Here at Jolly Tomato, one thing we love almost as much as food is science. And there’s perhaps no better defender of science than the affable, charming Bill Nye. That’s why we’re so excited for the debut of Bill Nye Saves the World on Netflix, coming April 21.
The show gives Bill Nye a platform to talk about all things science, plus it gives him a chance to skewer many current anti-science trends and myths. It’s presented in a talk show format, but perhaps the best way to describe it, as one correspondent put it, is kind of like “The Daily Show” for science.
Each episode has a theme that Nye explores with his typical humorous style, followed by an on-location report from one of his many correspondents (including a crew of celebrities, science experts, and comedians), and then a talk-show-style discussion with experts from the field. In the “Tune Your Quack-O-Meter” episode, for example, he has a correspondent visit a “sound therapy” healer, talks with a panel of experts on the placebo effect, and pairs with musician Steve Aoki to test the curing powers of a potion sold as a costly “natural” antacid. (Spoiler: The antacid contains vinegar, of all things, so of course it doesn’t work at all to counteract the acidity in the test solution.)
We’re excited about this show because it’s got great mass appeal, for both old and young. It has just the right kind of good-natured appeal for everyone from a science professor (i.e. my dad) to a science-loving kid (i.e. my kid).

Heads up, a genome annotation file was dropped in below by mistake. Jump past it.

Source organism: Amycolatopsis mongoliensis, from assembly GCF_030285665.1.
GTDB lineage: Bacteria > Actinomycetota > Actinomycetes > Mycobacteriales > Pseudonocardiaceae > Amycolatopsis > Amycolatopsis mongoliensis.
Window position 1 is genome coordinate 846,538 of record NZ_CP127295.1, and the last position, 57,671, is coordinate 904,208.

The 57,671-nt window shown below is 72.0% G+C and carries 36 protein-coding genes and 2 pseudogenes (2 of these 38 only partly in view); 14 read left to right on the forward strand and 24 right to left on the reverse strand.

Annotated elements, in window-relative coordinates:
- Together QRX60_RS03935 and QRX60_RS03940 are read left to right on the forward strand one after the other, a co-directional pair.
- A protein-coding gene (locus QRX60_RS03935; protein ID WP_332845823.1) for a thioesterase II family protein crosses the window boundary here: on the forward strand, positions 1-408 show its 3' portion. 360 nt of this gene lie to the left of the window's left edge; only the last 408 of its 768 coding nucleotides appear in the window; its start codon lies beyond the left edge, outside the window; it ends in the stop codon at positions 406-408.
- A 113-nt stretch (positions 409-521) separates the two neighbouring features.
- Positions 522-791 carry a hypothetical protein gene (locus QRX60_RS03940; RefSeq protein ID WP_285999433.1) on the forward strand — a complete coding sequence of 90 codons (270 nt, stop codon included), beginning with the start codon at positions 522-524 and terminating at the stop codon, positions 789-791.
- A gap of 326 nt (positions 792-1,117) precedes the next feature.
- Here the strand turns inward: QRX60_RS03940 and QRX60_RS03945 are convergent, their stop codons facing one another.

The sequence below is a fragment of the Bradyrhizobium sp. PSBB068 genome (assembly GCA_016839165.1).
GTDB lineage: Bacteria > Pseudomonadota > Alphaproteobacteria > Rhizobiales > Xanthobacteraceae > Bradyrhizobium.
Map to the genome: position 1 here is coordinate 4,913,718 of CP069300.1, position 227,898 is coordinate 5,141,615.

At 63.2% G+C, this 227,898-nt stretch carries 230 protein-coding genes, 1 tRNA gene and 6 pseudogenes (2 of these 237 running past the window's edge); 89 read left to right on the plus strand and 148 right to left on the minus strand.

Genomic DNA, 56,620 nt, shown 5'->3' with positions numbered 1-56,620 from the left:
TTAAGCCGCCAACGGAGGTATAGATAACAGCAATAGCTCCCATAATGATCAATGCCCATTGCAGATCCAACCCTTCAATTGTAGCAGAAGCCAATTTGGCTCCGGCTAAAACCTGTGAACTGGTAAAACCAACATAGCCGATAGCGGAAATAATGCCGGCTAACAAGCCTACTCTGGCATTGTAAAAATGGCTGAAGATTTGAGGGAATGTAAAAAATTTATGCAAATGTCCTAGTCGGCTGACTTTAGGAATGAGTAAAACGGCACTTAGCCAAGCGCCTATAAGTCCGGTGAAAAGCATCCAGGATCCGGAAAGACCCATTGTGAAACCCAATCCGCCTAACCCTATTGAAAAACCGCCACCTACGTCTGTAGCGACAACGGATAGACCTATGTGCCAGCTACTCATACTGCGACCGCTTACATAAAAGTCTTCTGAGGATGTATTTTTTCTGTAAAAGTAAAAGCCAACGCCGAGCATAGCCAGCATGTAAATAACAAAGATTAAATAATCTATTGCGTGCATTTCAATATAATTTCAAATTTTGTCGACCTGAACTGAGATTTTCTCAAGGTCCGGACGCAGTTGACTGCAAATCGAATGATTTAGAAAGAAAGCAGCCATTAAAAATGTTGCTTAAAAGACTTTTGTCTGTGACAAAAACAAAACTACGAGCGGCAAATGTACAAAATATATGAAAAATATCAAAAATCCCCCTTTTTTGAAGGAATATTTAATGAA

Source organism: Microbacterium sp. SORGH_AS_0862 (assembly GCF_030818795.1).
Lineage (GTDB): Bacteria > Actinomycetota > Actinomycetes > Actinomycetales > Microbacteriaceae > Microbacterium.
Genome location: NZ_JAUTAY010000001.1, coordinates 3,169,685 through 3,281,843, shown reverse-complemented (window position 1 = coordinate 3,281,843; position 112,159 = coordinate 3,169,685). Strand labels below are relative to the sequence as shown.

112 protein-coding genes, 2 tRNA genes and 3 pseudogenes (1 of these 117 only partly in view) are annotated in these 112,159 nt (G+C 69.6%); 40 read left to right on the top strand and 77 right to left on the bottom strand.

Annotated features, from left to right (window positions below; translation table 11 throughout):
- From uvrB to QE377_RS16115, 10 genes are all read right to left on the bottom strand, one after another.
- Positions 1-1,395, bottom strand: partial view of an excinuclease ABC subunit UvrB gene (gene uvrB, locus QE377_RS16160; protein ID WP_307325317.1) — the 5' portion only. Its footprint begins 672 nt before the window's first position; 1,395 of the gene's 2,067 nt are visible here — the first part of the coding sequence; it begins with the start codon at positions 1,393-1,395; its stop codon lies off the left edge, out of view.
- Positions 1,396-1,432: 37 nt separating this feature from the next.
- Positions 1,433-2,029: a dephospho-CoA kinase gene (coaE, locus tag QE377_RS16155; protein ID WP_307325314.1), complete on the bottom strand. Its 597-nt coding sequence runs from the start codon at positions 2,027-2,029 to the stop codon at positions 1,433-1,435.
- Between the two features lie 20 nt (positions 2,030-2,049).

“There’s a lot of ignorance out there: People don’t know about these topics, and there is an anti-science movement,” said Nye at a screening we attended. “The dream of this show is to show people a new way of thinking.”
After watching the show, we had a chance to sample what is presumably one of Bill Nye’s favorite meals – BLT (bacon lettuce and tomato) dehydrated and served in a test tube; as well as popcorn served in periodic table of the elements-themed bags declaring “Po” as popcorn.
We asked Bill Nye about the popcorn bags and he feigned exasperation. “I kept telling them, ”’Po is polonium!'” he joked. And sure enough, when I brought it home to my young scientist he eyeballed it and said, “Polonium? That’s a heavy metal. It would never work in a paper bag.” Bill Nye would be proud.
Coming soon: In honor of all things science, we’ve undertaken a few Bill Nye-inspired science-themed food projects, including making our own kombucha (the science of fermenting!), making cheese using rennet, and doing some molecular gastronomy using agar-agar. Watch this space for more!
Blogger disclosure: I am part of Netflix’s Stream Team, through which I receive a Netflix subscription and opportunities for early previews and screenings. I did not receive compensation for this post. All opinions expressed are my own.